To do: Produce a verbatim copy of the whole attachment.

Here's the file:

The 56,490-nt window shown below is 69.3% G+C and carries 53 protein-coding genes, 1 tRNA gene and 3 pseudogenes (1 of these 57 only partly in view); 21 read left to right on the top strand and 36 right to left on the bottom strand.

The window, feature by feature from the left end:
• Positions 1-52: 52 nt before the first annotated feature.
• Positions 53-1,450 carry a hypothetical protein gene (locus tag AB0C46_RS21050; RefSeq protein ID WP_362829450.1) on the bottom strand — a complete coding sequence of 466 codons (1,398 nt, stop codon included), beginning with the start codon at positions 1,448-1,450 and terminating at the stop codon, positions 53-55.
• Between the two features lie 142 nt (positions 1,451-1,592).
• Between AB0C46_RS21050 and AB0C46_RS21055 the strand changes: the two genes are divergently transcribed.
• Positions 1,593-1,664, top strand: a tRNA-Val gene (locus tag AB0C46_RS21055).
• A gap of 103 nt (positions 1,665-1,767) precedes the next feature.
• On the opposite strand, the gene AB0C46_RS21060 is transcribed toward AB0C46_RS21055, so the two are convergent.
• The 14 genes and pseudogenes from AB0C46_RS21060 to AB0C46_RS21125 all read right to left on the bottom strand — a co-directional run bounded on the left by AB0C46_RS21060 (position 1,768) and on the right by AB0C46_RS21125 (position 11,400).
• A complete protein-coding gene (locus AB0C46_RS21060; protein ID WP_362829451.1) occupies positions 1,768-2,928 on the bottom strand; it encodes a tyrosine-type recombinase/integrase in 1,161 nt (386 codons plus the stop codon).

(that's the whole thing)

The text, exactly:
The 56,490-nt window shown below is 69.3% G+C and carries 53 protein-coding genes, 1 tRNA gene and 3 pseudogenes (1 of these 57 only partly in view); 21 read left to right on the top strand and 36 right to left on the bottom strand.

The window, feature by feature from the left end:
• Positions 1-52: 52 nt before the first annotated feature.
• Positions 53-1,450 carry a hypothetical protein gene (locus tag AB0C46_RS21050; RefSeq protein ID WP_362829450.1) on the bottom strand — a complete coding sequence of 466 codons (1,398 nt, stop codon included), beginning with the start codon at positions 1,448-1,450 and terminating at the stop codon, positions 53-55.
• Between the two features lie 142 nt (positions 1,451-1,592).
• Between AB0C46_RS21050 and AB0C46_RS21055 the strand changes: the two genes are divergently transcribed.
• Positions 1,593-1,664, top strand: a tRNA-Val gene (locus tag AB0C46_RS21055).
• A gap of 103 nt (positions 1,665-1,767) precedes the next feature.
• On the opposite strand, the gene AB0C46_RS21060 is transcribed toward AB0C46_RS21055, so the two are convergent.
• The 14 genes and pseudogenes from AB0C46_RS21060 to AB0C46_RS21125 all read right to left on the bottom strand — a co-directional run bounded on the left by AB0C46_RS21060 (position 1,768) and on the right by AB0C46_RS21125 (position 11,400).
• A complete protein-coding gene (locus AB0C46_RS21060; protein ID WP_362829451.1) occupies positions 1,768-2,928 on the bottom strand; it encodes a tyrosine-type recombinase/integrase in 1,161 nt (386 codons plus the stop codon).